Meles' controversial foreign policy has been anchored in a vision of a resurgent Ethiopia, "finally" fulfilling its historical destiny to cast off the shackles of poverty and lead the African continent: domestic and regional ambitions were always closely entwined in the mind of the premier and his ERPDF coalition. On the one hand, Meles understood that forging regional alliances and acquiring international legitimacy would boost the Ethiopian economy and consolidate ERPDF rule in Addis. On the other hand, he saw a domestically secure Ethiopia as uniquely capable of masterminding Africa ridding itself of the epithet "the hopeless continent". Despite his Marxist-Leninist ideological heritage, Meles established a crucial partnership with Washington in the early 1990s, becoming America’s junior sheriff in the Horn of Africa. Ethiopia played a key role between 1995 and 1998 in the US regime change strategy for Sudan, committing thousands of soldiers to fight with the rebels of the Sudan People's Liberation Army/Movement (SPLA/M) against the military-Islamist regime in Khartoum. Later, during the "war on terror", Ethiopia manipulated Washington's fears about failed states and Islamism to get US backing for an invasion of Somalia to quash the Union of Islamic Courts which was trying to reunite the country. Today, the US is reportedly using military facilities in Southern Ethiopia for drone operations against the extremists of al-Shabab. Hundreds of millions of dollars in bilateral aid have been Addis' reward for this alliance; no wonder Meles once called the war "something of a godsend" in a conversation with Pennsylvania Senator Arlen Specter.[1] 

Climate change
Meles played an important role in developing the African Union's position on climate change since 2009  and was a 'friend of the Chair' at the 15th Conference of the Parties (COP15) to the United Nations Framework Convention on Climate Change (UNFCCC).[2] On 31 August 2009, Meles was appointed Chair of the African Heads of State and Government on Climate Change (CAHOSCC). The group had been established following the 4 February 2009 decision at the 12th AU Assembly of Heads of States to build a common Africa position on climate change in preparations for COP15. On 3 September 2009 Meles made a speech to the Africa Partnership Forum where he said:" We will never accept any global deal that does not limit global warming to the minimum unavoidable level, no matter what levels of compensation and assistance are promised to us… While we will reason with everyone to achieve our objective, we will not rubber stamp an agreement by the powers that be as the best we could get for the moment. We will use our numbers to delegitimize any agreement that is not consistent with our minimal position. If needs be we are prepared to walk out of any negotiations that threaten to be another rape of our continent.[3]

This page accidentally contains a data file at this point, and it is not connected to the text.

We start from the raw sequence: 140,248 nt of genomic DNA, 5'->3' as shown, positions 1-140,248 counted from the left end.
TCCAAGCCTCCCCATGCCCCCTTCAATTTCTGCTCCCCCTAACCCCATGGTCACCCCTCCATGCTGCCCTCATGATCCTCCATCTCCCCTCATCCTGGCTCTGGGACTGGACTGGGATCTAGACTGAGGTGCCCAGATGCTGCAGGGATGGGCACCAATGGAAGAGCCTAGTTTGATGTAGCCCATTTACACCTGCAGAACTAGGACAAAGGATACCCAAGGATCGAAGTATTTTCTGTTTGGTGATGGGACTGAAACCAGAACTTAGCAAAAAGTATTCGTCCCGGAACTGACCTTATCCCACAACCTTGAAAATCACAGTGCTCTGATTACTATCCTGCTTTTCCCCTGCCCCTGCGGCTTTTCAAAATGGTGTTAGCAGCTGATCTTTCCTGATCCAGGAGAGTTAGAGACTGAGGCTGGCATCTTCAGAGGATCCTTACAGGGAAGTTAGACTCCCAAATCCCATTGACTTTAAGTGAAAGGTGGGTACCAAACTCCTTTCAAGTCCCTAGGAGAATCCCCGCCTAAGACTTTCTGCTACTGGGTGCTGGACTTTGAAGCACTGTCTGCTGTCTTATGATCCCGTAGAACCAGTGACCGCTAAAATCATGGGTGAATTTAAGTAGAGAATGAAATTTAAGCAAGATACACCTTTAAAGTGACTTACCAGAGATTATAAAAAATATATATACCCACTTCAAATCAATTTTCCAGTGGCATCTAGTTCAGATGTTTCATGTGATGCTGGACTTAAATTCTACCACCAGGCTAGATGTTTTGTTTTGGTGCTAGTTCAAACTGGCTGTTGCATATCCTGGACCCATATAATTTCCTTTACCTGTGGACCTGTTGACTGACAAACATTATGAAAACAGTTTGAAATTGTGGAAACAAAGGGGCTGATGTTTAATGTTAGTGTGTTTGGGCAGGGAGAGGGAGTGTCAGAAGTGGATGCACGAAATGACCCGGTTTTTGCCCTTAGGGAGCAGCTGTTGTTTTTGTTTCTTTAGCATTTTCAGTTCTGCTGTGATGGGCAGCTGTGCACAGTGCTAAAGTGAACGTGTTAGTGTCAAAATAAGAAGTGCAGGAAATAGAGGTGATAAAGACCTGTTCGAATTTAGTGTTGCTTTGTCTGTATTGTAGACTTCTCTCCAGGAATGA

Post-election violence
Meles played a great role in Ethiopian politics. He created ethnicity-based federalism and each nation nationality lack trust among them. He also jailed a number of journalists, political leaders, civil right activists and innocent people. Since 2007, there is no freedom of speech, assembly. Even registered legal oppositions can't make a single meeting in the Hotels of Addis Ababa. You can't think of political movement in the rural part of Ethiopia. A number of media duplication have been ceased. The democratic aspect of the country is deconditioning and it is very scary as it may lead to civil unrest. In response to the aftermath of the 2005 election, Meles told the 

Washington Post: "I would love to be the African leader that steps down, that overthrows this idea of a Big Man ruler. I don’t want to stay in office forever." [4] On 18 October 2006, an independent report said Ethiopian police massacred 193 protesters, mostly in Addis Ababa, in the violence of June and November following the May 2005 elections. The information was leaked before the official independent report was handed to the parliament. The leak made by Ethiopian judge Wolde-Michael Meshesha found that the government had concealed the true extent of deaths at the hands of the police.[5] Meles acquired an MBA (Master of Business Administration) from the Open University of the United Kingdom in 1995 and a masters of science in economics from the Erasmus University of the Netherlands in 2004. In July 2002, Meles received an honorary doctoral degree in political science from the Hannam University in South Korea. Meles was married to Azeb Mesfin, a former rebel fighter in TPLF and, as of 2013, a Member of Parliament. Meles was the father of three children.